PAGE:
1 of 1 thought this review was well written
We all have our guilty pleasures. No matter how much we deny it, there�s always one song, album, band, or artist who we, in company, call all the names under the sun, but in the aural safety of our own homes, we listen to and enjoy. Some say that they�re guilty pleasure is James Blunt
*cough* Cathedral *cough*, some we don�t know, some we can take a guess at. But I�m going to be brave enough�or stupid enough, to tell you mine.
You can laugh, but Williams is a very good songwriter, he has a formula for pop songs that will be remembered, be it using shock videos a la �Rock DJ�
or having a certain hot Australian pop vixen guesting on the song, and video a la �Kids�
, Williams certainly knows how to attract an audience. Although before this he was a member of bubblegum boy-band �Take That�, Williams� musical maturity shows through this album more than any of his other releases.
While the usual story with 99% of pop albums in recent years is the same (make catchy single, produce utter pap, make sure you look cute) Williams� approach is a different one. Some of this album�s true gems come in the tracks that weren�t singles. For example, the song �Better Man� gives me images of Williams looking at himself at the time this was written, 30 years down the line, and wondering if he could have done anything different.
In comparison to Williams� previous albums, Sing while you�re winning isn�t centred on Robbie as much; the lyrical themes are still rather good for a pop album. But that�s not to say it can�t have a radio friendly single. �Kids�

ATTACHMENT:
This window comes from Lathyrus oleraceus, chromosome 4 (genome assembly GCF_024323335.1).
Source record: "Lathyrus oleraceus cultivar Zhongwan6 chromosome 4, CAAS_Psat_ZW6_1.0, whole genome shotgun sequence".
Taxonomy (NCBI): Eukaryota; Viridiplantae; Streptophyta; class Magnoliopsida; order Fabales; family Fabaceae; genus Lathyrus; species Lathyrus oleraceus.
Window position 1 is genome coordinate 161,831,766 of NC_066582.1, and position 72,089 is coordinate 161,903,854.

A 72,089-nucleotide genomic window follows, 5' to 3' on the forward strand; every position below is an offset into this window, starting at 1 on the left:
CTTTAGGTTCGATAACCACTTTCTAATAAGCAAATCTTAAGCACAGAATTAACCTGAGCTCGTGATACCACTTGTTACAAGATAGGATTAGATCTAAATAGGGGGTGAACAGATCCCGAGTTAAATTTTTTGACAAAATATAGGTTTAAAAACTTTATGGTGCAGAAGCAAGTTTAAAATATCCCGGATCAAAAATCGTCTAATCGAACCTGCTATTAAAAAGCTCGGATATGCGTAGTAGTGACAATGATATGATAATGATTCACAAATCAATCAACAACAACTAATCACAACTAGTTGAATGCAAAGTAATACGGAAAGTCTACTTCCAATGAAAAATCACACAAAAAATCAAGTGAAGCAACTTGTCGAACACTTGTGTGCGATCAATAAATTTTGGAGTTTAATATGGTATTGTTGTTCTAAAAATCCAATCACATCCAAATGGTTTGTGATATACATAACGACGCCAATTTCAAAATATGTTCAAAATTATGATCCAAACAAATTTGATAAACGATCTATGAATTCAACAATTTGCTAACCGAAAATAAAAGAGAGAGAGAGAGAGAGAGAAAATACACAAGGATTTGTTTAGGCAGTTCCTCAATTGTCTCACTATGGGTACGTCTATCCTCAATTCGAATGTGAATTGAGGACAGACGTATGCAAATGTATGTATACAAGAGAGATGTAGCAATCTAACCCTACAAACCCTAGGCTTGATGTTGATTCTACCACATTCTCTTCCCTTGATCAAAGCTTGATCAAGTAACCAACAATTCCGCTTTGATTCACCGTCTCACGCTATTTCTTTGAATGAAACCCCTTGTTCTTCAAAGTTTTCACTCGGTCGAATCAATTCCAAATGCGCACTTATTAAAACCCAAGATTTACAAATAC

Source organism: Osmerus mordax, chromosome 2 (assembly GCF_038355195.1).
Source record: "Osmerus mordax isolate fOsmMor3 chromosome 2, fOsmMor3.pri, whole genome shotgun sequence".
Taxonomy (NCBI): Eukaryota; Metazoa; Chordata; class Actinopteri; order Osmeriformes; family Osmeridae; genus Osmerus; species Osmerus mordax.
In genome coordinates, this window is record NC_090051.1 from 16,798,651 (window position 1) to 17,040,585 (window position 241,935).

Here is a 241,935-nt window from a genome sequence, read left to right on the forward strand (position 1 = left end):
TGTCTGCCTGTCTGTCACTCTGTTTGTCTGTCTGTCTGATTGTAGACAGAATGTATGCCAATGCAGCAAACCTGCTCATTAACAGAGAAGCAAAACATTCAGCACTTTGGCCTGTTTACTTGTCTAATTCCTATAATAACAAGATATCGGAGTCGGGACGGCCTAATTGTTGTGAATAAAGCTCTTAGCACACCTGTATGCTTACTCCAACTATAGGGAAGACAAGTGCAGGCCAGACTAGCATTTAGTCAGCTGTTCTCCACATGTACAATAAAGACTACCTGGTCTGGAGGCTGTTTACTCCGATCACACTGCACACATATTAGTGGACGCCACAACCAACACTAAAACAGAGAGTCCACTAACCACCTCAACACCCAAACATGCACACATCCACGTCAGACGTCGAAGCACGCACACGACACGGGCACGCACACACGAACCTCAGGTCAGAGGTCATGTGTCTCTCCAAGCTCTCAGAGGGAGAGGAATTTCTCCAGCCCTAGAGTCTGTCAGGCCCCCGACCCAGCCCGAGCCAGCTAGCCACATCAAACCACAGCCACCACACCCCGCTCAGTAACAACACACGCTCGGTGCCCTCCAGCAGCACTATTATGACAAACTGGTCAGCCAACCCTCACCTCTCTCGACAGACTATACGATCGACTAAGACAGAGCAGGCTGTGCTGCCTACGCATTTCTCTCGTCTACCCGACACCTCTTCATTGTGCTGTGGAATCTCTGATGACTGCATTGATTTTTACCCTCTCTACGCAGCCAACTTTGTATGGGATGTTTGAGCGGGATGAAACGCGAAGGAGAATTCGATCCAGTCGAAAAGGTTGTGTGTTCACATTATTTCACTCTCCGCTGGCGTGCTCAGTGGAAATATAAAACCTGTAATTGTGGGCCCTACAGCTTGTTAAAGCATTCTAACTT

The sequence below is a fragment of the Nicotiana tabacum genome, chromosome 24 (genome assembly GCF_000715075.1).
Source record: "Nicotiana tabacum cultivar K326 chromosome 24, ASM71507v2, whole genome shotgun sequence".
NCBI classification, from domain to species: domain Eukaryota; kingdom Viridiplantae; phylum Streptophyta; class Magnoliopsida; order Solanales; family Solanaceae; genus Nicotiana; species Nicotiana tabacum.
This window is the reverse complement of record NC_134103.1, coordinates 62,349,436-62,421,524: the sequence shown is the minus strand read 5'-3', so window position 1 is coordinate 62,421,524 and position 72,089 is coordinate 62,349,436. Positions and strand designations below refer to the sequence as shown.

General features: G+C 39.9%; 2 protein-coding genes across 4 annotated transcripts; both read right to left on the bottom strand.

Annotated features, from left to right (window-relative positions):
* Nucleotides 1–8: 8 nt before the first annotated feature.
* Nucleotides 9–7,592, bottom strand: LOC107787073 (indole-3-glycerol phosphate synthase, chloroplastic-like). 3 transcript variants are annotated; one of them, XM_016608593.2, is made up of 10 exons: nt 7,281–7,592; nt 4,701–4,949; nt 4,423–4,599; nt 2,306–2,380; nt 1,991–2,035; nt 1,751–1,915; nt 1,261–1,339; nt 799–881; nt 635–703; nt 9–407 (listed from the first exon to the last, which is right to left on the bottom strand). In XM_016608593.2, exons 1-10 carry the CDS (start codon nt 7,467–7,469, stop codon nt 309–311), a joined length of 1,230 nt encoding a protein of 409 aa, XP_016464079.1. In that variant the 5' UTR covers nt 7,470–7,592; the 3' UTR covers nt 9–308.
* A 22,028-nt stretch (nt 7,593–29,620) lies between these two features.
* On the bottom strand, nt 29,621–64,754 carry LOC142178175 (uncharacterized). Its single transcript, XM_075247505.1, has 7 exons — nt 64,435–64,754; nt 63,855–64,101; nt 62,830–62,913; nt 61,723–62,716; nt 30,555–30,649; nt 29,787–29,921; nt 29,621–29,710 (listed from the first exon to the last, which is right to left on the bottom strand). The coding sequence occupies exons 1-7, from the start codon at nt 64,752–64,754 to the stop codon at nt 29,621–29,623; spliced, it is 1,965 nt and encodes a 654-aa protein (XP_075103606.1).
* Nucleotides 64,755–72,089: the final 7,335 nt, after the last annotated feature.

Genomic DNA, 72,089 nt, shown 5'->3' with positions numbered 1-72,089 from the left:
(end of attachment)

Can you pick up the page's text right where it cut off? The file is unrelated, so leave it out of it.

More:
, Williams� duet with Kylie Minogue
fits this role perfectly, Minogue and Williams sing in turn in the verses but together in the chorus. Despite Minogue�s rather irritating voice, this is a good, pop-rock song, with my only complaint being Minogue trying to change her voice to fit in with the song, which detracts from the enjoyment. Another noticeable theme on this album is the sheer amount of slow songs, previously, Williams� albums had a balance of mellow pop tracks, and pop-rock tracks, but this album sees a shift in that formula, which is a shame, the delicate balance was a good one, but with this, it seems like although the formula Williams had was perfect, he still wanted to tinker, this is a blessing�and a curse, while some of the slower songs are great, I miss the lack of a �Let me Entertain You�
However, the slower songs still work quite well, and having the more up-tempo �Road to Mandalay�
as the closing track gives us that impression of balance back, despite the fact it�s not balanced at all. Williams� long time collaborator Guy Chambers makes the album quite pleasing on the instrumental front; there are no huge pounding bass riffs to ruin the song, no mad guitar solos, and no huge double bass drum beats. But what is there, is some beautiful guitar passages, some dreamy synths and some great backing vocals, so if you like relaxing music, a lot of this album could fit you�re needs.
On the flipside, Guy knows how to make a pop song a pop-rock song, �Let Love be you�re Energy�
is a great example of this. While the guitar riff isn�t in you�re face and generally, loud; it is noticeable. Add to the (electronic) drum beat, and you have a good formula for a pop rock song. So, the big question, where does this stand in Williams� already large discography? Well, the next album of original
material (Swing while you�re winning was a covers album) after this was �Escapology� which signalled a turn towards the poppier side of Williams� music. Previous to this album, was �I�ve been expecting you� and before that �Life Thru a Lens� both of which were on the rock side of the pop-rock spectrum. So this could be said to be Williams� transitional album, and while it�s by no means his best, it provides an insight into what he can do musically; which is always a good thing.